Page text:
If Lincoln Park residents are still taking a wait-and-see attitude about the proposed Central Avenue extension to connect that road with Amnicola Highway, they must have been delighted with the 1960s and 1970s plan for what was long called the Central Avenue freeway.
The proposed extension, which would allow quicker access from the north end of the county to Erlanger hospital and for Lincoln Park residents to the Tennessee Riverwalk, got a big push in October when a land swap -- still being fine-tuned -- was worked out between the hospital and the city. But some residents, after initially expressing satisfaction with the plan, later had reservations.
The hospital would swap 5.3 acres it owns in the neighborhood, behind the hospital, for about eight acres in Alton Park that would be used for the construction of a new Southside health center.
Jeff Cannon, chief innovation officer for Mayor Andy Berke, said in October plans for the estimated $6 million project won't likely be ready until 2016.
"This is a long, long process," Lacie Stone, the mayor's spokeswoman, said Friday.
The next step, she said, is a March study by the federal government in conjunction with the National Environmental Policy Act, which requires an environmental impact statement that covers the property. Community input will be invited.
Plans call for the Central Avenue extension to be a tree-lined, streetscaped boulevard that would be more than eight feet from the actual Lincoln Park, which in pre-desegregation days had a swimming pool, ball fields, an amusement park and zoo.
"It's a big deal," Stone said. "It's a really cool neighborhood -- isolated -- but a very tight neighborhood. People care about it tremendously. We want to be sure they are positively impacted by a connection that is done in a way that preserves the park."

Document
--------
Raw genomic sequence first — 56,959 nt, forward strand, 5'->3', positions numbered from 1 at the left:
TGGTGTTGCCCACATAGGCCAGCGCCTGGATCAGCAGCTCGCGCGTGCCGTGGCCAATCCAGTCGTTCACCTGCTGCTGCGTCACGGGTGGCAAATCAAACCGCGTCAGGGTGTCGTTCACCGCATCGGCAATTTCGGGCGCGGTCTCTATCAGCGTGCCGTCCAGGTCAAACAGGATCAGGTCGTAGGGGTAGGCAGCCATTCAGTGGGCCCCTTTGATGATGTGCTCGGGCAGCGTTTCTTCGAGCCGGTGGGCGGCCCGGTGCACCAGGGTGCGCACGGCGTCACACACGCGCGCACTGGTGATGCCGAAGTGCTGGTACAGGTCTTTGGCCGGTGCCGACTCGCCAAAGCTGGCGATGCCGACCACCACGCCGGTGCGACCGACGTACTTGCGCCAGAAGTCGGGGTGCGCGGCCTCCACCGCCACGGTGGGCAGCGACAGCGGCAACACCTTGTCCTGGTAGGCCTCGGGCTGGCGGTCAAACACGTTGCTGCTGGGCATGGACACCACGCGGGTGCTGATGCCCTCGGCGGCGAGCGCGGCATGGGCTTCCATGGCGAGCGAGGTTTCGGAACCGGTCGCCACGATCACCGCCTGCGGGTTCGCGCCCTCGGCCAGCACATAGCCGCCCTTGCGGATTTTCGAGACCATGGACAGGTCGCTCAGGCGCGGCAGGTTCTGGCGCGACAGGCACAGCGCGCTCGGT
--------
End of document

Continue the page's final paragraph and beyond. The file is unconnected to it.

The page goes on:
Fifty years ago last month, plans were very different.
In January 1964, the city asked that a proposed $17 million Central freeway be made part of the Interstate highway system. The freeway would have run from near the present Rossville Boulevard exit to Central Avenue and northward along the Central Avenue route to the Tennessee River and then by bridge across to North Chattanooga and Hixson Pike.
"We already feel the need for a bridge," said then-city Commissioner A.L. Bender, who had sought such a corridor since 1962. "... especially since our medical centers are near it."
If the freeway had been declared part of the interstate system, the federal government would have paid 90 percent of costs and the state 10 percent.
It was the 1960s, after all, when President Lyndon Johnson had a blank check for the Vietnam War, Medicare, Medi-
caid and, heck, interstate highways.
By 1968, what was termed by a Chattanooga Post article as "the biggest single public works project ever undertaken in Chattanooga" -- then up to $24 million -- was on the way to reality if an interstate expansion bill in Congress passed, according to Bender.
He noted it would be a feeder road for the new University of Tennessee at Chattanooga and enable emergency vehicles to reach the hospital 10 to 15 minutes faster. Completion by 1974 was estimated.
Later in 1968, Gov. Buford Ellington told a gathering of Democrats the freeway "will be built." By then, it also was proposed the freeway could continue south to the Georgia line, where it would connect with another highway.
By 1974, the year completion had been estimated, officials said it would be at least five years before any building would begin but that 75 to 80 percent of the project would be federally funded.
In December of that year, the plan still had the freeway running from near the Georgia state line to I-24, then along a route west of the present Central Avenue to Amnicola Highway, then east or west of Amnicola Highway to the new bridge over the river, which would become the C.B. Robinson Bridge.
At that meeting, Commissioner Steve Conrad brought up the threat to Lincoln Park-- perhaps the first time it had been mentioned in meetings -- but was told the freeway might be able to avoid the park, or that the park could be moved.
However, in 1976, the portion of the project extending to Georgia -- called the West Georgia Toll Road -- had been put on the back burner. Finally, in 1978, a review by Federal Highway Administration officials deemed the Central freeway too environmentally disruptive and too expensive. Its price of $75 million, which no longer tied in the Tennessee River bridge and was to be borne by only 70 percent federal funds, was "beyond any foreseeable source of funding."
In time, the Robinson and Veterans bridges became the spans long sought in the project, and Dupont Parkway would link the Robinson bridge to Highway 153. Central Avenue, though, has remained a narrow four lanes and Amnicola Highway four lanes, but getting from one to the other still involves a plethora of stoplights and several turns.
When -- and if -- the Central Avenue extension comes, it will be welcome.